This morning, I am editing the 5 new tutorial videos I recorded yesterday. I noticed some of my tics and thought perhaps I should mention the fact that I have Tourette’s. My tics are not severe – mostly just facial twitches and throat clearing. I wasn’t diagnosed until I was 50 and doing my student teaching to become a teacher, a midlife career change. I have been ticking since I was 5, but never really knew why. The neurologist that diagnosed me proscribed a strong medicine that would reduce the tics, but it would also have a side effect of flat-lining my emotions. As a creative artist, I need my emotions and also believed there would be value in modelling diversity for my future students, so I never took the medicine. I tell my new students about the tics at the beginning of each school year, and it felt like this might be a good time to formally tell anyone who follows my liturgical guitar work.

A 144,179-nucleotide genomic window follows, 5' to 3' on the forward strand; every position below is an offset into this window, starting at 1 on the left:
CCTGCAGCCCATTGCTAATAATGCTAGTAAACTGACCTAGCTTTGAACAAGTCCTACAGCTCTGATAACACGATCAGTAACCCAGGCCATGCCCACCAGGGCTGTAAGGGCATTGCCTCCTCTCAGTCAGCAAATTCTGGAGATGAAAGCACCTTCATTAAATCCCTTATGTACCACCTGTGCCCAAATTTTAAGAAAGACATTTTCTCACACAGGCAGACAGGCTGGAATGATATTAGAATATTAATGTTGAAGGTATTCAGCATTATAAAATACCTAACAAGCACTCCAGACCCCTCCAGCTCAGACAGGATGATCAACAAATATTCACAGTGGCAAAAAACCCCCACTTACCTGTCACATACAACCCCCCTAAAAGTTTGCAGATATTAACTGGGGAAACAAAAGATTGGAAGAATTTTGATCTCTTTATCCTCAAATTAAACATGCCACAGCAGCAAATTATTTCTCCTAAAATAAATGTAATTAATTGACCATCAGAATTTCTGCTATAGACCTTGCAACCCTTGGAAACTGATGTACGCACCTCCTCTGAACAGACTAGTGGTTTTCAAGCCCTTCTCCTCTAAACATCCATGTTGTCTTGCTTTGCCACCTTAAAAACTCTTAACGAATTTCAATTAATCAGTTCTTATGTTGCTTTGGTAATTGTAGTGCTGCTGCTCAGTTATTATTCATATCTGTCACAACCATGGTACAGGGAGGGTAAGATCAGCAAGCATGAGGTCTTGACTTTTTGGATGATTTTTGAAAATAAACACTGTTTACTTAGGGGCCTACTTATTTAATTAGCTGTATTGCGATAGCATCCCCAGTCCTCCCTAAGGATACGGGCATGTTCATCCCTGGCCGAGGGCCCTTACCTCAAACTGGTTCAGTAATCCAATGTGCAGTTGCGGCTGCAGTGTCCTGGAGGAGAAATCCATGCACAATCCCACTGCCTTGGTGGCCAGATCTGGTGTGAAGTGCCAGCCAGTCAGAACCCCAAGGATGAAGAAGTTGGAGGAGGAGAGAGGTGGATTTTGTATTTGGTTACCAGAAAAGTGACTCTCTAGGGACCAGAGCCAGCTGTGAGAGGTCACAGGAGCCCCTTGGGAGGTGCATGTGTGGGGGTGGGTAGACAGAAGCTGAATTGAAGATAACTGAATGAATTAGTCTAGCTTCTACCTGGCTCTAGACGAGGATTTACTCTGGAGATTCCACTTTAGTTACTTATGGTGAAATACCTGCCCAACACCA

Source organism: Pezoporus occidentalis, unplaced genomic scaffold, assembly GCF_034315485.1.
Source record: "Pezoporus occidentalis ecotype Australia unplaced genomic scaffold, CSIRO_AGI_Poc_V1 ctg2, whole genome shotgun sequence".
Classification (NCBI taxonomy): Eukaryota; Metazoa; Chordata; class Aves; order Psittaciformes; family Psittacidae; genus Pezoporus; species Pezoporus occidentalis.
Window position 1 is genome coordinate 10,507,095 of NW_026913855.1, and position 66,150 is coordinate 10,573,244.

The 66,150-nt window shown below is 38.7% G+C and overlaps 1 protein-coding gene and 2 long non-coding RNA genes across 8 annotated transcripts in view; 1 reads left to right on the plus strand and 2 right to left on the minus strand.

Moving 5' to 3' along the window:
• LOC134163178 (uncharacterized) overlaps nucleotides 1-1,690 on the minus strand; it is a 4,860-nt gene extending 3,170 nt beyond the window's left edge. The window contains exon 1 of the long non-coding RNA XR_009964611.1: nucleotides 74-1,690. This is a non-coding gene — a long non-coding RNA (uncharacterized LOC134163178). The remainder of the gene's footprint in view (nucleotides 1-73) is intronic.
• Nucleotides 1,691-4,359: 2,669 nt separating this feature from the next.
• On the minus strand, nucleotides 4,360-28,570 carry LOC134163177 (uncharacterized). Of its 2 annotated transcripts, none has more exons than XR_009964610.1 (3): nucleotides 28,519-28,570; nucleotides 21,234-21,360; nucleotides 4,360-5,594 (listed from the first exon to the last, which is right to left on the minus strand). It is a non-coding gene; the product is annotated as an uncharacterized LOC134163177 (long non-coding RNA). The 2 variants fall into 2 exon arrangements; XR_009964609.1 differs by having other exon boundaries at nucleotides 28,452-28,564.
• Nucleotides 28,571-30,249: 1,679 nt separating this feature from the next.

You may have noticed that I don’t include my face in my tutorials. My primary reason is that I want to demonstrate what is most important to my viewers by maximizing the guitar in the video frame. By giving you the largest and best views of my fingers, you stand a better chance of figuring out some of the little things I am doing. But I admit that I also desired to keep the tics out of the picture so they would not be a distraction. I have not always been successful at that, and now you know the rest of the story.
I do believe that God gave me Tourette’s for a reason and I have grown to accept it as one of the little crosses I must bear. All God's children got crosses, and mine are pretty light so far. The ADHD (undiagnosed in my case, but given my thought processes there is a good probability – plus 50% of boys with Tourette’s have it) is good for creativity and the mild teasing over the years has made me more sensitive and empathetic to others. You can be sure that my students know they will not be teased in Mr. Nailon’s Spanish classroom. And that’s all I have to say about that.